Seasonal Shifts and the Waters of the Body

September 1, 2016 at 12:31 pm / by

by Leah Barr, Clinical Ayurvedic Practitioner

Image of golden dry autumn leaves background, bright september dAutumn:  Time to Check in 

Minding the transition of Summer into Fall is one of the lesser known, but very important things we can do to lay the foundation for our overall health and happiness throughput the year.  The Ayurvedic premise– that our bodies are strongly affected by the environment— stems from the obvious but sometimes overlooked wisdom that the body and its processes are by definition an extension of nature.  This means that when we observe overt or subtle environmental change we can assume those changes are affecting the internal workings of the body.  As we observe the most marked aspect of autumn, the drying up and falling away of almost all surrounding summer greenery, we can know with total certainty that these same drying forces are at work in the body.

According to Ayurveda (regarding this particular summer to fall transition), any dryness we may have accumulated from the summer heat is exacerbated by the drying winds of autumn. An accumulation or excess of dryness can show up in various systems of the body like skin, the digestive system, the mind. Dry skin, digestive issues, constipation, anxiety, or a feeling of being scattered are some symptoms commonly associated with this time of year. Since we are not culturally oriented to associate symptoms with the weather it can be hard for us to connect the dots between symptoms and seasonal change, but from an Ayurvedic point of view they are deeply related.

While it is normal and expected to experience seasonal bodily changes, the tools of Ayurveda are there to keep us from going out of balance— helpful (and preventative) to those who feel mildly affected, invaluable to those who feel strongly affected.

The Antidote to Autumn Dryness is the Water Element   

In Ayurveda the dryness and windiness of the autumn are considered to be aspects of the air element. The antidote to excessive air element is water element: Mid-August and through September, October, and November is therefore a great time to cultivate the water element and tend to deep hydration and lubrication of the tissues of the body through diet, herbs, and even lifestyle practices.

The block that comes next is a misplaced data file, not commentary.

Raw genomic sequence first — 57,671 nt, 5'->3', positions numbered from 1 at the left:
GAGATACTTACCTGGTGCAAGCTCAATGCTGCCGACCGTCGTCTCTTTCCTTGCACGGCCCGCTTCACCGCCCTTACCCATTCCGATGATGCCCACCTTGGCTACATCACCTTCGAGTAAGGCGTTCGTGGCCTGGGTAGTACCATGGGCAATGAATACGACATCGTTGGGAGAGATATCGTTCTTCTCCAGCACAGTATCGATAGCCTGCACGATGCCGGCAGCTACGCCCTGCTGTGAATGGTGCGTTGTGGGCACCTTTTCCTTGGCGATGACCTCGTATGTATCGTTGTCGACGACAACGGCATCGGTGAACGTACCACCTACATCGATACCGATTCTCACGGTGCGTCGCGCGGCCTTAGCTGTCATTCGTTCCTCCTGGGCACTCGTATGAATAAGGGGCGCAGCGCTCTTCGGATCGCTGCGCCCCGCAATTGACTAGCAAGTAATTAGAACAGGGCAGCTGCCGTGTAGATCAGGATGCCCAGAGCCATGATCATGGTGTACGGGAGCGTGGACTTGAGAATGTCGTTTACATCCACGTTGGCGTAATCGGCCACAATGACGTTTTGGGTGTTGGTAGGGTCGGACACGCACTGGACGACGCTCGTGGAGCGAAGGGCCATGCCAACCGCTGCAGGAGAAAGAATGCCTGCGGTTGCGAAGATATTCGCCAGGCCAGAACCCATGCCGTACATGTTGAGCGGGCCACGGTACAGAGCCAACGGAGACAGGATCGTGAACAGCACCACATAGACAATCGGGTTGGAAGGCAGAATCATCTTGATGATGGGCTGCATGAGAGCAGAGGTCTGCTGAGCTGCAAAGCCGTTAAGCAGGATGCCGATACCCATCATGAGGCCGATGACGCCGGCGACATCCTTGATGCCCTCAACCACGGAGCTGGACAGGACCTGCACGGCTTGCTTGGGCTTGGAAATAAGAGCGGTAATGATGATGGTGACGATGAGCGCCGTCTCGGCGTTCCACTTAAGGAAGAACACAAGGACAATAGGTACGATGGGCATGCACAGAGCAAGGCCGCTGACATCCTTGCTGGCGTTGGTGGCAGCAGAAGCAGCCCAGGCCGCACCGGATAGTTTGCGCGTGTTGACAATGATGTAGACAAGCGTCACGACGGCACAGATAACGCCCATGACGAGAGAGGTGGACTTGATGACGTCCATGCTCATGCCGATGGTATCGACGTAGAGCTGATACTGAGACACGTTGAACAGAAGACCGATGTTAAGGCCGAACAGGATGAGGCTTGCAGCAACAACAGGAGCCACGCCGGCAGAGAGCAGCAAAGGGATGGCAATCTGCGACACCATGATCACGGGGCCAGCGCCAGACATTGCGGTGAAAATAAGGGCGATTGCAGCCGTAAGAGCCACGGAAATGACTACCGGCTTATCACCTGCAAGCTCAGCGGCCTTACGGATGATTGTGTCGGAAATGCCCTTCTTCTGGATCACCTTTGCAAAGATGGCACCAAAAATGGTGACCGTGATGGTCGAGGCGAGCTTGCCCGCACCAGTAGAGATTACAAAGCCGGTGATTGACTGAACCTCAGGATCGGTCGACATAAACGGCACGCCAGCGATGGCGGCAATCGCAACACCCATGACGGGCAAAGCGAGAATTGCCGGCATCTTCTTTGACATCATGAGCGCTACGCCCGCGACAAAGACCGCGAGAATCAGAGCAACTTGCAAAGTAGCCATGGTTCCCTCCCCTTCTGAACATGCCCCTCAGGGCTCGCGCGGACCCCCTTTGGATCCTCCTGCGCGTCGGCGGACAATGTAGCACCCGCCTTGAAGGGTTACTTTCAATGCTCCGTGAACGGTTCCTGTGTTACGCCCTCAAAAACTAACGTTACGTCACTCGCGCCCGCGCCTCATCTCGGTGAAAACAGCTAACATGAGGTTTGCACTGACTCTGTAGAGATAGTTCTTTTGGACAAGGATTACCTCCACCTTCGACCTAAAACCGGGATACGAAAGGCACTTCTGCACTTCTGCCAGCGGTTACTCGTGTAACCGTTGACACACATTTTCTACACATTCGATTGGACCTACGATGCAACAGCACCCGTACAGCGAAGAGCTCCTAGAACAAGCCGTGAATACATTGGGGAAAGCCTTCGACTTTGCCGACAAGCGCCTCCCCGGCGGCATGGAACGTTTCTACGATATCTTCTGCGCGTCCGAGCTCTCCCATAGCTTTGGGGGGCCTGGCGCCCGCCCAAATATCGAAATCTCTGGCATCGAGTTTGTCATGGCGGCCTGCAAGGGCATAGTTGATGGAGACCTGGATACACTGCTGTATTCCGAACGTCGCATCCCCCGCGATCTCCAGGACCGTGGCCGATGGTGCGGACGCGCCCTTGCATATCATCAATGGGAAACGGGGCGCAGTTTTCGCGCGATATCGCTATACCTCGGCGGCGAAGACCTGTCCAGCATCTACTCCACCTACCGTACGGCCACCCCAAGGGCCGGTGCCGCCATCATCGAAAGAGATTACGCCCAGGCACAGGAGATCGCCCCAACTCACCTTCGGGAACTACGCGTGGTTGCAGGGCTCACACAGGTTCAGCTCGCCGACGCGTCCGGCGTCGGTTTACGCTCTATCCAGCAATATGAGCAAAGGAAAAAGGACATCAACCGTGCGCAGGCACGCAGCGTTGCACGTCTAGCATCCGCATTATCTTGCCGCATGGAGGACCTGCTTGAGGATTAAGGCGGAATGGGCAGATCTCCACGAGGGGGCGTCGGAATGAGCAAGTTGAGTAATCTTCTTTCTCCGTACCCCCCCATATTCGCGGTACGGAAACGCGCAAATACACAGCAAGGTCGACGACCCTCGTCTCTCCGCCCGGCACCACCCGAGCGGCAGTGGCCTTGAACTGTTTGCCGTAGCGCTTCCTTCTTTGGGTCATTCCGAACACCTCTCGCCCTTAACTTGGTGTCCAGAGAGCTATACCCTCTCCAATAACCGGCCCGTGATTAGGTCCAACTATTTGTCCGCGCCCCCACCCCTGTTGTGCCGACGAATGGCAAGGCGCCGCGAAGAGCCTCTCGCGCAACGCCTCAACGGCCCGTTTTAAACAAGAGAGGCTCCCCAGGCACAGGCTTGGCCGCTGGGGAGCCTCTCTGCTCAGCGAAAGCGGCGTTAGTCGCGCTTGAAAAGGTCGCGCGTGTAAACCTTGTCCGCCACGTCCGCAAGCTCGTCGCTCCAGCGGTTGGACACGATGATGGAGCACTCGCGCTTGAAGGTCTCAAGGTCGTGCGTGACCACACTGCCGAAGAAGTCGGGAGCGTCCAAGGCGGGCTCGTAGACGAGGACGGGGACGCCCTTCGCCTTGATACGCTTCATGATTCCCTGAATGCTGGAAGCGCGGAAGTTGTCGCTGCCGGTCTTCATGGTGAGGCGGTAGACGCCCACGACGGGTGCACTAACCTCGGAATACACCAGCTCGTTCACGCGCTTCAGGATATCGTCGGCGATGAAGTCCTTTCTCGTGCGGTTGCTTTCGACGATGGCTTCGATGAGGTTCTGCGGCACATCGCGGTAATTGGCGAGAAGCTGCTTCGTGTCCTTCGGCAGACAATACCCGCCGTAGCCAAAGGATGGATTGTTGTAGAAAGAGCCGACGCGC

It is an important time to build what’s called in Ayurveda the rasa dhatu. Rasa connotes the proverbial sap or juiciness in the body and essentially refers to the waters of the body in the form of lymph, plasma, and interstitial fluid. When the rasa dhatu is healthy and well-tended a person feels content, satiated, and fluid in their body and mind, and a healthy rasa dhatu ensures a smoother transition across the threshold from summer to fall and onward.

Tending the Waters of the Body and Internal Plumbing 

Aside from staying hydrated, water element comes in the form of some of the heavier foods like nuts, high quality fats and oils, dairy, dates, avocados, high quality grains, and even small amounts of meat for non-vegetarians. A healthy rasa dhatu is not simply about consuming these foods but is very much about how we are digesting them. This is where the internal plumbing comes in– To what degree is our system able to transform water element into healthy rasa? To what degree is our system able to circulate water element throughout the body and carry it to the deeper tissues?

Internal plumbing has to do with the quality of our digestion as it is influenced by any number of factors– the food we eat, how we use spices, our stress levels, the way we exercise, our unique constitutional tendencies, and more… Many of us need a little help in this department to ensure that water element is being circulated and absorbed.

Autumn is a great time to make the inquiry into how the waters of your body are flowing!

Autumn landscape with a river. Beautiful autumnal scene, fall

Leah Barr offers in-depth consultations for Ayurvedic work as well as guided cleanses.

 
 

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